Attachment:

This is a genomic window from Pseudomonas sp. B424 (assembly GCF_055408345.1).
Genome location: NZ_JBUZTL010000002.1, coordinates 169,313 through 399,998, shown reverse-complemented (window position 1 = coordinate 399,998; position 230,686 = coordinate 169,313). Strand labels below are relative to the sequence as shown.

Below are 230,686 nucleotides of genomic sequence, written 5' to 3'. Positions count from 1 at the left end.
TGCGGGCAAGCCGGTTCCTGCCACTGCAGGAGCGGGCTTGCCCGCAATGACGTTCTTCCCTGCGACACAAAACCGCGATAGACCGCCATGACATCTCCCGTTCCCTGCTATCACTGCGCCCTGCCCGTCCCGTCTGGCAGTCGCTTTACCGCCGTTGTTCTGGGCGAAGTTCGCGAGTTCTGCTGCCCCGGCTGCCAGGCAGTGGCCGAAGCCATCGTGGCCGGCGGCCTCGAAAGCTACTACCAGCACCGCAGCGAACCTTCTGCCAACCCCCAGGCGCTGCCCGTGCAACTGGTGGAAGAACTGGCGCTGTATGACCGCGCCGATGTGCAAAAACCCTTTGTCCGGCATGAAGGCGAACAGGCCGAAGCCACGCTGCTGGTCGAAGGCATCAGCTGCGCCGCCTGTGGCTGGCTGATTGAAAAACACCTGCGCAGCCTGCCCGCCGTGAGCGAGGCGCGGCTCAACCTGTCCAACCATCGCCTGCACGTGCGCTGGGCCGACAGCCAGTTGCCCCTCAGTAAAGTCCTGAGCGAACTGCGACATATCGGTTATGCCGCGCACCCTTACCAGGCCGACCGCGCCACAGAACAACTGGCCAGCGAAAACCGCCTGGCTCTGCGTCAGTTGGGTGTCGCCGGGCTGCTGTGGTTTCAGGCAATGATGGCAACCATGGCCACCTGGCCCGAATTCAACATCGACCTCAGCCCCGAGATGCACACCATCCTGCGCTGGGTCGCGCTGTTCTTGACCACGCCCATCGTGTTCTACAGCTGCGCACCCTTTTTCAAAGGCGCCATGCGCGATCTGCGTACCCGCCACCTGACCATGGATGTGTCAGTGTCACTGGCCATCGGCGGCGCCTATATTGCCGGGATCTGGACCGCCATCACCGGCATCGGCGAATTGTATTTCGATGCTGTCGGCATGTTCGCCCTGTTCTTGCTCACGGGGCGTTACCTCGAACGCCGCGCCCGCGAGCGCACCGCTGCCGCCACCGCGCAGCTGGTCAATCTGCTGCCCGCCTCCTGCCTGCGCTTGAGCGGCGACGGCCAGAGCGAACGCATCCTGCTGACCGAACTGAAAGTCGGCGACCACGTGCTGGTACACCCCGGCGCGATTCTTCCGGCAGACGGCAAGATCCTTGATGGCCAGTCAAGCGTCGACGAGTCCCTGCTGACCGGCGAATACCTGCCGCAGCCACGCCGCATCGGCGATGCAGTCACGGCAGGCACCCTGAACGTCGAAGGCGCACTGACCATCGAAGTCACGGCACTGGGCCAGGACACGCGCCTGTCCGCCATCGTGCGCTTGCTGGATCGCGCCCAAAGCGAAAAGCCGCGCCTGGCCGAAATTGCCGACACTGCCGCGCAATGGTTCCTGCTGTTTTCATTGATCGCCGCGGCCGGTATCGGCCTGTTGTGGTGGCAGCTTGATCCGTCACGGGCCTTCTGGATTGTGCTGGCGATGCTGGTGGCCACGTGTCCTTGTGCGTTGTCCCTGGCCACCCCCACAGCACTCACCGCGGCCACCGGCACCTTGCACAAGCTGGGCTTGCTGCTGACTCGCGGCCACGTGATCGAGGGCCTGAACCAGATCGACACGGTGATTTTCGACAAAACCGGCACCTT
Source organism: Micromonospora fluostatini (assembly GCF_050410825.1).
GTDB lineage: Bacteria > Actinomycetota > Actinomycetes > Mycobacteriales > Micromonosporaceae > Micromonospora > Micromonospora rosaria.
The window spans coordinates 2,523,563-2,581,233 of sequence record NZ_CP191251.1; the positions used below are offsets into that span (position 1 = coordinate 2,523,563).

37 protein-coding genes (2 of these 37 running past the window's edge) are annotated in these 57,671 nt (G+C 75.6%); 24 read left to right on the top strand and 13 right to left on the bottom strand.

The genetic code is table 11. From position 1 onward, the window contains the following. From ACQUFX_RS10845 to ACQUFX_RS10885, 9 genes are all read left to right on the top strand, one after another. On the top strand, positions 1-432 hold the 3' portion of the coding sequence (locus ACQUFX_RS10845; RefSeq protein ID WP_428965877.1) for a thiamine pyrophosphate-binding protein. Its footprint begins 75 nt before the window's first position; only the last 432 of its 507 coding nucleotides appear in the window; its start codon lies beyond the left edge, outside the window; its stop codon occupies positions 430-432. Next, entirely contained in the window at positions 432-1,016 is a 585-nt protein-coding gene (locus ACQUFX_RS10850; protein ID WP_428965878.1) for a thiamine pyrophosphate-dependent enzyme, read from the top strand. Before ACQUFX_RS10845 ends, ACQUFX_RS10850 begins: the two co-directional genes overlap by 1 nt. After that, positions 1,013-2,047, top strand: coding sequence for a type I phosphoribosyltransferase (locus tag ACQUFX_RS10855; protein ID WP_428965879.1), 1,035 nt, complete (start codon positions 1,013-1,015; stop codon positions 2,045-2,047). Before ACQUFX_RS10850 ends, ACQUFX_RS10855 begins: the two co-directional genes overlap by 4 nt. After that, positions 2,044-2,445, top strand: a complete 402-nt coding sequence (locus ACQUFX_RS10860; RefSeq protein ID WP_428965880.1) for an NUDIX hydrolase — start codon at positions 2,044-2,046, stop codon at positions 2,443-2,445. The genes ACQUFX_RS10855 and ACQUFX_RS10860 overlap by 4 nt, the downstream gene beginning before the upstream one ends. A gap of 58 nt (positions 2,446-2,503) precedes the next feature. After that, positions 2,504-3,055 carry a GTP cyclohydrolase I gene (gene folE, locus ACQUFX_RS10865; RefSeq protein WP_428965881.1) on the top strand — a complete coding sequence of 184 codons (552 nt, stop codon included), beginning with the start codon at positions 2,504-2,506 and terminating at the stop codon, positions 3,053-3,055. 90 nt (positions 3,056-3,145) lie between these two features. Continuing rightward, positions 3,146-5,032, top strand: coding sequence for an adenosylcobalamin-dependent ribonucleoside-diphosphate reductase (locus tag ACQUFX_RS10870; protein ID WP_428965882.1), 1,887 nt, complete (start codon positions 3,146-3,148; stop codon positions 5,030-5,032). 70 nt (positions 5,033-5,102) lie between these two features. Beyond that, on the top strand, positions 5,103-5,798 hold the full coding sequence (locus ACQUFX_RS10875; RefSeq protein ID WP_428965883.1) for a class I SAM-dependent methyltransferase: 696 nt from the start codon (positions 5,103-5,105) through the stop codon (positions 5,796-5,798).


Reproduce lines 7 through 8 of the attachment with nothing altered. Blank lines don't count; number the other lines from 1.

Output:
The window spans coordinates 2,523,563-2,581,233 of sequence record NZ_CP191251.1; the positions used below are offsets into that span (position 1 = coordinate 2,523,563).

37 protein-coding genes (2 of these 37 running past the window's edge) are annotated in these 57,671 nt (G+C 75.6%); 24 read left to right on the top strand and 13 right to left on the bottom strand.